Researchers at the University of Houston have demonstrated that inexpensive and non-toxic nanofluids can be used to efficiently recover even heavy, highly viscous oils from formations. They talked about their research in an article for Materials Today Physics magazine.
The researchers explain that so-called heavy oil – the result of the molecular structure of oil – accounts for 70% of the world’s oil reserves and will be needed to meet growing energy demands until clean energy sources are developed and used everywhere. Modern technologies for oil extraction using steam are expensive and damage the environment.
However, scientists have developed a nanofluid that helps extract oil from the reservoir using three mechanisms:
The chemical reaction that occurs when sodium nanoparticles come into contact with water in a reservoir generates heat, acting in the same way as steam injection and other heat-based methods to push oil out of the reservoir, without the need for external – and greenhouse gas production – heat source.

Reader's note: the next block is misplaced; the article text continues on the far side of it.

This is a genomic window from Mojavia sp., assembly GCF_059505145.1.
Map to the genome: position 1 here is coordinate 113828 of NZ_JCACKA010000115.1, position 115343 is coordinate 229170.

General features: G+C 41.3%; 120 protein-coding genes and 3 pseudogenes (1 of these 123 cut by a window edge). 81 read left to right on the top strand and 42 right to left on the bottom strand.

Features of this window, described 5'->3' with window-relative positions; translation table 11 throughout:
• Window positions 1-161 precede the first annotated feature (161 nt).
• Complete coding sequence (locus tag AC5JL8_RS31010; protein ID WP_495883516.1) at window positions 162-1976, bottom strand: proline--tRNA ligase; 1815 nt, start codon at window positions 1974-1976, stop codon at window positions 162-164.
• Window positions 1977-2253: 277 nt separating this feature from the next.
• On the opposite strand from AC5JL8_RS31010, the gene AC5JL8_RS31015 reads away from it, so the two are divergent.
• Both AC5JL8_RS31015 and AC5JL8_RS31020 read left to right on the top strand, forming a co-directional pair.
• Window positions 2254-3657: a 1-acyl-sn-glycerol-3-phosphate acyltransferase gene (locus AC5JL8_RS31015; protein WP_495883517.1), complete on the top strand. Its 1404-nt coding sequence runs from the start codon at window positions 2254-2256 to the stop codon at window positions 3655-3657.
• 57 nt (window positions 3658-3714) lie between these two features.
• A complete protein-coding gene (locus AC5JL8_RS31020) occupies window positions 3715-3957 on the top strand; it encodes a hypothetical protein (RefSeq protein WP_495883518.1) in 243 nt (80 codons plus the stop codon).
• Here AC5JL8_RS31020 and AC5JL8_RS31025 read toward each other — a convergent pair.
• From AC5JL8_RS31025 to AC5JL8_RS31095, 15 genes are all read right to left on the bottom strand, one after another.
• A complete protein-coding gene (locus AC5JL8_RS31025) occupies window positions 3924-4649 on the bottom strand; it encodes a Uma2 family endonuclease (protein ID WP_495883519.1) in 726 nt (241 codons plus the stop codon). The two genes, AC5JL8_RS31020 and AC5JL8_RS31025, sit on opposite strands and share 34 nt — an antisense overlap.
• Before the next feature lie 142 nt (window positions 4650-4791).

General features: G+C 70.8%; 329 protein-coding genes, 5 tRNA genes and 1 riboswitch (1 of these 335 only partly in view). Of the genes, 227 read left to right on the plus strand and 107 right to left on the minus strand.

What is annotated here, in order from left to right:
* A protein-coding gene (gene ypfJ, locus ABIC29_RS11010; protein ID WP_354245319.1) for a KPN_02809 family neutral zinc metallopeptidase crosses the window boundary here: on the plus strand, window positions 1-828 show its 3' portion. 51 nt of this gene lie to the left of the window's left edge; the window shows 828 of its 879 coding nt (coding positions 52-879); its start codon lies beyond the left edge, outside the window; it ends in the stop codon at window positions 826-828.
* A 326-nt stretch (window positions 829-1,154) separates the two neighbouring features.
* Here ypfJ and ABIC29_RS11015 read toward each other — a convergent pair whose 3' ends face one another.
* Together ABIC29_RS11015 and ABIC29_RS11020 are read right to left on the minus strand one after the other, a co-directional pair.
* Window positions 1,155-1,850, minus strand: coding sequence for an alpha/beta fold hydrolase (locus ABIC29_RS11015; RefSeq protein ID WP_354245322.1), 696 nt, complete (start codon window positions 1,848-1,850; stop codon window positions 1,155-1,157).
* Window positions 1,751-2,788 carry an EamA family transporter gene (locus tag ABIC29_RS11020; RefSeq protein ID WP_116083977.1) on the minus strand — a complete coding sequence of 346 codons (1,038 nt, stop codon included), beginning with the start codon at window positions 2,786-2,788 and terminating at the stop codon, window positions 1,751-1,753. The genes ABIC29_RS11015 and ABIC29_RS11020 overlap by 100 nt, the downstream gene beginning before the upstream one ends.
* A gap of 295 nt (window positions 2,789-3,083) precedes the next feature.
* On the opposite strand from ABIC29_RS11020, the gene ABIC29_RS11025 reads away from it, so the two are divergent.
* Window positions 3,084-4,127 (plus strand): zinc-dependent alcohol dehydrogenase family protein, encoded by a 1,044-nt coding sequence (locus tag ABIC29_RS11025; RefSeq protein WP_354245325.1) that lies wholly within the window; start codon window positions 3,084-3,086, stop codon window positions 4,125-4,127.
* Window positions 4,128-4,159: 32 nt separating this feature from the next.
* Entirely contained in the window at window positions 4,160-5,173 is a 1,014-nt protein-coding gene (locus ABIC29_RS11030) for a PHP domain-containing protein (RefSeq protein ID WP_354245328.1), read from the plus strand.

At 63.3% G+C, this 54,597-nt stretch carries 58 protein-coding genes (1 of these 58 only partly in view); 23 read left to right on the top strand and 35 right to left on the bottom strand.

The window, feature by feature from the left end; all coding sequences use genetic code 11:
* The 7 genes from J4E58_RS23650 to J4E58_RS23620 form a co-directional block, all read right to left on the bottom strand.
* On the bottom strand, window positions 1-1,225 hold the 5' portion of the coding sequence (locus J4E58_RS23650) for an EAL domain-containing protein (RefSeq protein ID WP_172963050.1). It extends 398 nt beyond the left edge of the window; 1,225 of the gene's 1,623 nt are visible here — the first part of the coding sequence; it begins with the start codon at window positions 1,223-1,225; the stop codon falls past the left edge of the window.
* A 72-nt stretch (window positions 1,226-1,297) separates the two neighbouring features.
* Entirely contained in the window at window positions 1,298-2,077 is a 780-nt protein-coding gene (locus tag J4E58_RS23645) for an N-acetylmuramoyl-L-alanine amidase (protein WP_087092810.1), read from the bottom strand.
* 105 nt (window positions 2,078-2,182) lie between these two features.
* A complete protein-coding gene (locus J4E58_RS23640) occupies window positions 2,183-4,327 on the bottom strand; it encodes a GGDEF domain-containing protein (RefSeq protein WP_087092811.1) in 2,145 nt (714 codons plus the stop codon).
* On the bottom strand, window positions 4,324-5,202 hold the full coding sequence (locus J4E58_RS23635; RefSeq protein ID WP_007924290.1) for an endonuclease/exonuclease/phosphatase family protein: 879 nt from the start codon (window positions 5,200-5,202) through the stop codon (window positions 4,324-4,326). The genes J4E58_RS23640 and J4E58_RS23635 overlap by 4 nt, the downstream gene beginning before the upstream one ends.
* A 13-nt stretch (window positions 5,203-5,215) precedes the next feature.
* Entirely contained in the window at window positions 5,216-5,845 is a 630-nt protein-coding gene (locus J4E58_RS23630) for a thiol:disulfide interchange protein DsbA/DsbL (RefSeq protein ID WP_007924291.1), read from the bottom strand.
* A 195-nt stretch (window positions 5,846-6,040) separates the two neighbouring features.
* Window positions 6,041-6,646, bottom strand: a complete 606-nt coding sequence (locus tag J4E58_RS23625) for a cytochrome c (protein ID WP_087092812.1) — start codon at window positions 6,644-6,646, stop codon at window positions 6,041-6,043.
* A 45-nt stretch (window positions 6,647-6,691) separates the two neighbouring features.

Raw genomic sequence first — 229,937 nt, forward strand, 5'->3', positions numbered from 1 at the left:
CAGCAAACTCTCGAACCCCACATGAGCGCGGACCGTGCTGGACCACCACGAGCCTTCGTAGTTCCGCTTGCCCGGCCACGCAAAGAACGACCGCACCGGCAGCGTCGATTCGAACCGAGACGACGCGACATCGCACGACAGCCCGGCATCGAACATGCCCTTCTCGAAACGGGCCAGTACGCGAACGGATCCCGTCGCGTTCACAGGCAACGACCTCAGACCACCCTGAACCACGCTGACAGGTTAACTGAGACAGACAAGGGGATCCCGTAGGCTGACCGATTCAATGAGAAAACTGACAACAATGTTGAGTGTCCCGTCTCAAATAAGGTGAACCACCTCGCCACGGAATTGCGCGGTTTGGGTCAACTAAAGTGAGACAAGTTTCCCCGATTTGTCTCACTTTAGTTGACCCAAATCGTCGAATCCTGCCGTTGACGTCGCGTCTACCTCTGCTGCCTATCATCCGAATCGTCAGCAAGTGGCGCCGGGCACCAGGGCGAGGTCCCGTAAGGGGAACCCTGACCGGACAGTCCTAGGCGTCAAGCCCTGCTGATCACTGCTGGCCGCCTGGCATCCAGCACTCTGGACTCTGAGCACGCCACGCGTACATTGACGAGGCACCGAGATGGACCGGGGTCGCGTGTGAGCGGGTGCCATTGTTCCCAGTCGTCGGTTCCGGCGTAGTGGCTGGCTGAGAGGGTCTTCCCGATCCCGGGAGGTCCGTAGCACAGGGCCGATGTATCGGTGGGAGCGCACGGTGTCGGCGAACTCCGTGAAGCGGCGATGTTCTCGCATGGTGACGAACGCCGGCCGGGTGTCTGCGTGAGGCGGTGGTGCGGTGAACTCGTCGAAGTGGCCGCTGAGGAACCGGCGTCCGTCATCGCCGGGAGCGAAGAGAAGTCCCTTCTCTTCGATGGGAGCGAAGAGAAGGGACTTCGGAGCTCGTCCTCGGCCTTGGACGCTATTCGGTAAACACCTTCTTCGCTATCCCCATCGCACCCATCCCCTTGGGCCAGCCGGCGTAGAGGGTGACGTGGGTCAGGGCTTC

The nanofluid also reacts to form sodium hydroxide, a chemical commonly used for alkaline flooding in oil fields. Sodium hydroxide can cause movement in the oil and cause a viscosity-lowering reaction.
The third reaction produces hydrogen gas that can be used for waterflooding, another common oil recovery method.
Sodium nanomaterials are dispersed after the reaction, thus not harming the environment. Optimal concentrations will vary based on individual development conditions.
Sodium is highly reactive with water. This suggests that it may be useful for enhanced oil recovery. However, this also complicates its preparation – too early exposure to water will lead to failure. The researchers solved this problem by preparing sodium nanoparticles in silicone oil, allowing the substance to disperse throughout the reservoir before it comes into contact with the water in the reservoir, causing smaller chemical reactions over a larger area. It is also possible to disperse sodium nanoparticles in other solvents, including pentane and kerosene, or even mix them with polymers or surfactants to achieve higher oil recovery.
While the paper focuses on the use of nanofluids to enhance heavy oil recovery, scientists note that it can also be used in light oil production and for more general domestic purposes such as cleaning pipes clogged with grease.